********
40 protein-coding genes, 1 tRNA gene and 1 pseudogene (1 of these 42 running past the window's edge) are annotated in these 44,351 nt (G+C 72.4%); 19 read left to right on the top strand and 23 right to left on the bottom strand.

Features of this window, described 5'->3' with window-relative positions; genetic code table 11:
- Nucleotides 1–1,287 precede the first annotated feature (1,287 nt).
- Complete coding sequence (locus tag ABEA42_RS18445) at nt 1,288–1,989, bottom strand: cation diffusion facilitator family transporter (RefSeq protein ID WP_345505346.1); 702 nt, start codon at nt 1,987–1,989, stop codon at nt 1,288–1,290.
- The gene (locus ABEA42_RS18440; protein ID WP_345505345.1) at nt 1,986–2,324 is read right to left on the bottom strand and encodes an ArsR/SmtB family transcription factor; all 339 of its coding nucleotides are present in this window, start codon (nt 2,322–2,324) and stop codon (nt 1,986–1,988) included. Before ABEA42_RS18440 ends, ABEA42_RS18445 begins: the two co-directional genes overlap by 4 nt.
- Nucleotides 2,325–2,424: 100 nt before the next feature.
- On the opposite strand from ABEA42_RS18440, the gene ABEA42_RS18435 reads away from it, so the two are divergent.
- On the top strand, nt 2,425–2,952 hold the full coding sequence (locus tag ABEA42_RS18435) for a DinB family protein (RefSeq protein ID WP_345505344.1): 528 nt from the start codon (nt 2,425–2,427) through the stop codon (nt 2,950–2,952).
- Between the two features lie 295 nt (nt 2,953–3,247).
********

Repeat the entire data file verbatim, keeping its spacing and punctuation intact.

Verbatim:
40 protein-coding genes, 1 tRNA gene and 1 pseudogene (1 of these 42 running past the window's edge) are annotated in these 44,351 nt (G+C 72.4%); 19 read left to right on the top strand and 23 right to left on the bottom strand.

Features of this window, described 5'->3' with window-relative positions; genetic code table 11:
- Nucleotides 1–1,287 precede the first annotated feature (1,287 nt).
- Complete coding sequence (locus tag ABEA42_RS18445) at nt 1,288–1,989, bottom strand: cation diffusion facilitator family transporter (RefSeq protein ID WP_345505346.1); 702 nt, start codon at nt 1,987–1,989, stop codon at nt 1,288–1,290.
- The gene (locus ABEA42_RS18440; protein ID WP_345505345.1) at nt 1,986–2,324 is read right to left on the bottom strand and encodes an ArsR/SmtB family transcription factor; all 339 of its coding nucleotides are present in this window, start codon (nt 2,322–2,324) and stop codon (nt 1,986–1,988) included. Before ABEA42_RS18440 ends, ABEA42_RS18445 begins: the two co-directional genes overlap by 4 nt.
- Nucleotides 2,325–2,424: 100 nt before the next feature.
- On the opposite strand from ABEA42_RS18440, the gene ABEA42_RS18435 reads away from it, so the two are divergent.
- On the top strand, nt 2,425–2,952 hold the full coding sequence (locus tag ABEA42_RS18435) for a DinB family protein (RefSeq protein ID WP_345505344.1): 528 nt from the start codon (nt 2,425–2,427) through the stop codon (nt 2,950–2,952).
- Between the two features lie 295 nt (nt 2,953–3,247).